I went there for the first time in the early 2000’s. And what amazes me, is how underground, and how private it really was back in the day.
Up until the last few years, social media didn’t exist. So, when you went places, it was all about how to remember the experience. You were present and never trying to convey it through anything else other than your memories. I used to take photos with an old film loaded Yashika or Pentax camera. So that if and when I was ready to relive the experience, I would have to go to the lab and request to see if my photos were done and ready to look at. And then I would pour through Tmax Kodak 3200 black and white 4 by 6 prints. Not only did the photos look like a cooler version of what I saw, it would give me a memory that was more like an artistic filter of what kind of weekend I had. Grabbing light in snap shots of bands and people in unique ways and making it look like a dream to my eye rather than in my mind.
What I really loved was getting lost in the music. Blur, The Strokes, Arcade Fire, MIA. Or being on the forefront of Amy Winehouse on the small stage. You never knew where the hot new band would be and yet so intimate was the experience. It was only the headliners at night that were the “for sures”, but it was running to Jenny Lewis or LCD Sound System if you could make it from one side of the field to another” in time to see them. And the running and the ducking and shoving to see that band, would bring you to laughter, hoping you didn’t lose your friends along the way! And at that time, if you made good time, you could get to the front. You could get on the stage! There were no texts or alerts of where you should go. You would just run into other members of your crew along the way and either share what you just saw or get swept up in their tide. Onto the next set.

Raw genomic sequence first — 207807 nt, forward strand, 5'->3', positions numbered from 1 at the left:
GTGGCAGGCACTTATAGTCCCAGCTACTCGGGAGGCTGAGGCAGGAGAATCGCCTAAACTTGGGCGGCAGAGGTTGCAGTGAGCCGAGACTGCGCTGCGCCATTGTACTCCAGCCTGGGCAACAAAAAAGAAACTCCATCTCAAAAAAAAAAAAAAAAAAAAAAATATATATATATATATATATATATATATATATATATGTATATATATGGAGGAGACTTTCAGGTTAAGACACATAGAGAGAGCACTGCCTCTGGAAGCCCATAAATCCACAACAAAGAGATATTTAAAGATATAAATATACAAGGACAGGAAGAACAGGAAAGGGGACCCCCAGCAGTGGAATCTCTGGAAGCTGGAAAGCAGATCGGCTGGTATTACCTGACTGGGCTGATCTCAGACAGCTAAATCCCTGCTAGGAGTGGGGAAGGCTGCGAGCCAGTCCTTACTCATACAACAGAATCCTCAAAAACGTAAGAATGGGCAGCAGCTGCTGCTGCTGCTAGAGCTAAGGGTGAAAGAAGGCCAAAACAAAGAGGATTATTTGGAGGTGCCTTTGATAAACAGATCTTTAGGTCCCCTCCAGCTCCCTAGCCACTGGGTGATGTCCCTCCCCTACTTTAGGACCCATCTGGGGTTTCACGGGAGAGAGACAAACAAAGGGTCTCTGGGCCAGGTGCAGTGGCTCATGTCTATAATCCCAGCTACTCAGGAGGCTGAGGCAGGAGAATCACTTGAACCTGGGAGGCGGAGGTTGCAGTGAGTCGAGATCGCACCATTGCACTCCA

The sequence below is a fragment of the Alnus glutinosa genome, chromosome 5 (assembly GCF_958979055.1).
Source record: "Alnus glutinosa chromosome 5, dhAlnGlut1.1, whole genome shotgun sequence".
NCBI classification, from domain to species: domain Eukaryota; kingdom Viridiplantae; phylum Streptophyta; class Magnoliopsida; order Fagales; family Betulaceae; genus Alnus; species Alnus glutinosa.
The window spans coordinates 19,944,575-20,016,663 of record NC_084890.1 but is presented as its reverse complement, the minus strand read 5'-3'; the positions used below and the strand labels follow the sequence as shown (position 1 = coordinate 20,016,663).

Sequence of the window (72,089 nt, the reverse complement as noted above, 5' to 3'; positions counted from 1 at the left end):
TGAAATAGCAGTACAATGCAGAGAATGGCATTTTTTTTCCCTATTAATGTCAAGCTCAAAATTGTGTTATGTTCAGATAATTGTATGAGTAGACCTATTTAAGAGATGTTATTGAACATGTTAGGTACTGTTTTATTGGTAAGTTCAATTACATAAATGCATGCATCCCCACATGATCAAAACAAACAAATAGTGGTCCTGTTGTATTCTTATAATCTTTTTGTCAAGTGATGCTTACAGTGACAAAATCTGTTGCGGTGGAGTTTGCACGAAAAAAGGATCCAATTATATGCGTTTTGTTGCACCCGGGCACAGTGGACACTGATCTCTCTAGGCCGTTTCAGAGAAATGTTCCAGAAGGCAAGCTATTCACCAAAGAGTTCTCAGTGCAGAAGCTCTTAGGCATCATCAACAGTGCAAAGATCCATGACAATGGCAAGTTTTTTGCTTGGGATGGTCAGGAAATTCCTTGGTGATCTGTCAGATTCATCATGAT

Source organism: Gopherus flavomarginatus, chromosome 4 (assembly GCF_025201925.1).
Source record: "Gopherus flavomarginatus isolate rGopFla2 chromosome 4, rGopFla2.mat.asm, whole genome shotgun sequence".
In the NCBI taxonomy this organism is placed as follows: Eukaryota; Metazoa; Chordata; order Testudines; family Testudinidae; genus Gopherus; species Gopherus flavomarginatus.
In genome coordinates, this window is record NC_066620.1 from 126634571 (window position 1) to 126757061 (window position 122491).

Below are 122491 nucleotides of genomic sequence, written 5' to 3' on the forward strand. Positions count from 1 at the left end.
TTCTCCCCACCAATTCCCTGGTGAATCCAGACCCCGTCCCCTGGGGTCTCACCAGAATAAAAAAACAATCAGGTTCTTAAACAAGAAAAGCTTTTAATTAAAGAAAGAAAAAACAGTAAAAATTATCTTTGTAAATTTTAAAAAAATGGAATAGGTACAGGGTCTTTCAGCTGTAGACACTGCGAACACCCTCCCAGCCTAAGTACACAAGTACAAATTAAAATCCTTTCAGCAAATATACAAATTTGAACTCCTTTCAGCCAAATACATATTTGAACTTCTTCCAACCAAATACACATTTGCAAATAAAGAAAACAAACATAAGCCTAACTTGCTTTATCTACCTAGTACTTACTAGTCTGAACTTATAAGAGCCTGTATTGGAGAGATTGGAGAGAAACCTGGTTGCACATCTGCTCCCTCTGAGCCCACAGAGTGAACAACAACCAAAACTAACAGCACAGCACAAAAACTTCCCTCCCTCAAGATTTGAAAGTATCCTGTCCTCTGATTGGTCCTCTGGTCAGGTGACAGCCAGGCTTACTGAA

One thing that gives me that rear view mirror joy, wether it was day or night, year after year, songs drenched in palm tree swayed air, was the fact that I felt like I could do whatever I wanted at festivals fashion and make up wise. I could swipe silver pigment across my forehead. Wear my chalky white eyeliner to my temple, pajama pants from china town, and a feather in my hair. Trucking around in Wellie Hunter boots, I would tuck my skirt in to my underwear so that it looked like I had a cape for pants with high leg slits. Everything goes at music festivals and I love that.
At that time there were no photographers and no Instagram. Not even cell phones. And as much as I want to wax poetic about the old days, I also love that Coachella, in particular, has become a defining cultural phenomenon. Kudos to you Coachella and all those millennials that have made it truly an “All American” style. Because to share in our experience and make it accessible is the best outcome of social media. To influence and inspire. But to make it also relatable to people that can’t get there. A revolving Woodstock of this generation that is purchasable. Is this good or bad? I’m going with good. Coachella has evolved into something very special. I have a lot of appreciation for when I was there, as a free girl, wandering those Indio desert fields. They were good times. And as they say, “let the good times roll.” But most of all, use it as a platform or a destination to let your true inner style out into the wild. There are no rules. Just play.
Have fun. Get lost. And express. And don’t forget to look up from your phone from time to time.
Images // popsugar.com / usmagazine.com / Rex Features / style.com
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